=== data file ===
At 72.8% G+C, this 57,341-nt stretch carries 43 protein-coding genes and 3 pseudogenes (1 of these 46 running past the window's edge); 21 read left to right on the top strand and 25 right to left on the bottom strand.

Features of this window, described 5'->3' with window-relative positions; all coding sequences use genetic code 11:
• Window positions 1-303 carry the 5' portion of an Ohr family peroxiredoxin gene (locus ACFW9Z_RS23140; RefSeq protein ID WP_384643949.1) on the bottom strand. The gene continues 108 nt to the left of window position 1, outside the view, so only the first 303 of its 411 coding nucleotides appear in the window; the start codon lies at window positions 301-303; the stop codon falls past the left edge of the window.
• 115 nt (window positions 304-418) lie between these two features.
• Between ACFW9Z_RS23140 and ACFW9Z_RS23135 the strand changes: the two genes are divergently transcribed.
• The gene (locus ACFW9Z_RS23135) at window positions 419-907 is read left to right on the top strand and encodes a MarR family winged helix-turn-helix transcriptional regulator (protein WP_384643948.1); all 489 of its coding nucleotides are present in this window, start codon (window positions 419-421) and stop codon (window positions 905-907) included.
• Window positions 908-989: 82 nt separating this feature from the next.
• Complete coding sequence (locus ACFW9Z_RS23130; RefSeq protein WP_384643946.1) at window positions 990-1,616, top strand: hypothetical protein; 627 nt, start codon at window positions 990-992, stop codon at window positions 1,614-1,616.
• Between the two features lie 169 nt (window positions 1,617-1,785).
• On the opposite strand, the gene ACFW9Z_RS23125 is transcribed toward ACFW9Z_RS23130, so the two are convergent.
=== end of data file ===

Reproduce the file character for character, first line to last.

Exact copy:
At 72.8% G+C, this 57,341-nt stretch carries 43 protein-coding genes and 3 pseudogenes (1 of these 46 running past the window's edge); 21 read left to right on the top strand and 25 right to left on the bottom strand.

Features of this window, described 5'->3' with window-relative positions; all coding sequences use genetic code 11:
• Window positions 1-303 carry the 5' portion of an Ohr family peroxiredoxin gene (locus ACFW9Z_RS23140; RefSeq protein ID WP_384643949.1) on the bottom strand. The gene continues 108 nt to the left of window position 1, outside the view, so only the first 303 of its 411 coding nucleotides appear in the window; the start codon lies at window positions 301-303; the stop codon falls past the left edge of the window.
• 115 nt (window positions 304-418) lie between these two features.
• Between ACFW9Z_RS23140 and ACFW9Z_RS23135 the strand changes: the two genes are divergently transcribed.
• The gene (locus ACFW9Z_RS23135) at window positions 419-907 is read left to right on the top strand and encodes a MarR family winged helix-turn-helix transcriptional regulator (protein WP_384643948.1); all 489 of its coding nucleotides are present in this window, start codon (window positions 419-421) and stop codon (window positions 905-907) included.
• Window positions 908-989: 82 nt separating this feature from the next.
• Complete coding sequence (locus ACFW9Z_RS23130; RefSeq protein WP_384643946.1) at window positions 990-1,616, top strand: hypothetical protein; 627 nt, start codon at window positions 990-992, stop codon at window positions 1,614-1,616.
• Between the two features lie 169 nt (window positions 1,617-1,785).
• On the opposite strand, the gene ACFW9Z_RS23125 is transcribed toward ACFW9Z_RS23130, so the two are convergent.